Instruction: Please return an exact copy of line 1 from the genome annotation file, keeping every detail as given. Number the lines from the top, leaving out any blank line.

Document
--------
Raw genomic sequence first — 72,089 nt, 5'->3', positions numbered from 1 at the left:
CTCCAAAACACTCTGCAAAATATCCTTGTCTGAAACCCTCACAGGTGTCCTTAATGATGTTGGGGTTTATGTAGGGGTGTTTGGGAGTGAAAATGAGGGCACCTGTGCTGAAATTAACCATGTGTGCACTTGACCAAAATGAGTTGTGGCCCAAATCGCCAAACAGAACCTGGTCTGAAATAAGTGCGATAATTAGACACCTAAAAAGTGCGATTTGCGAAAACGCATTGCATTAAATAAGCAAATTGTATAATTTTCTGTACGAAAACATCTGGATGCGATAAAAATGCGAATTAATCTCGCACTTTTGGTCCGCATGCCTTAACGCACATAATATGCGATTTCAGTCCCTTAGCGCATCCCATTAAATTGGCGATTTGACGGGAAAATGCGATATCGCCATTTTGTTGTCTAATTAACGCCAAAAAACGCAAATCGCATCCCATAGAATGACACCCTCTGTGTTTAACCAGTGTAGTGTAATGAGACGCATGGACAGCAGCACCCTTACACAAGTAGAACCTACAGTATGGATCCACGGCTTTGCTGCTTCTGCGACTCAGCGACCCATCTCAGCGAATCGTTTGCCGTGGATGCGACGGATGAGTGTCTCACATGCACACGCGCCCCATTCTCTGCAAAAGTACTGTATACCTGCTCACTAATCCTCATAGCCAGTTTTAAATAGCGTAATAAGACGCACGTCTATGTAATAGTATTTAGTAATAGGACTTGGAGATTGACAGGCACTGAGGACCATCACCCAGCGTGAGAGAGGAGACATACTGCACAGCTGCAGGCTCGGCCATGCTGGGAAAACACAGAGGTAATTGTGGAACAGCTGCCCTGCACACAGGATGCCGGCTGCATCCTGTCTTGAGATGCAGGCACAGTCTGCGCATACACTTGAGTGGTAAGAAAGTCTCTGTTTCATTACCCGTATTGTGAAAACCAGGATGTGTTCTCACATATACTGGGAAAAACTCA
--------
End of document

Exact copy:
Raw genomic sequence first — 72,089 nt, 5'->3', positions numbered from 1 at the left: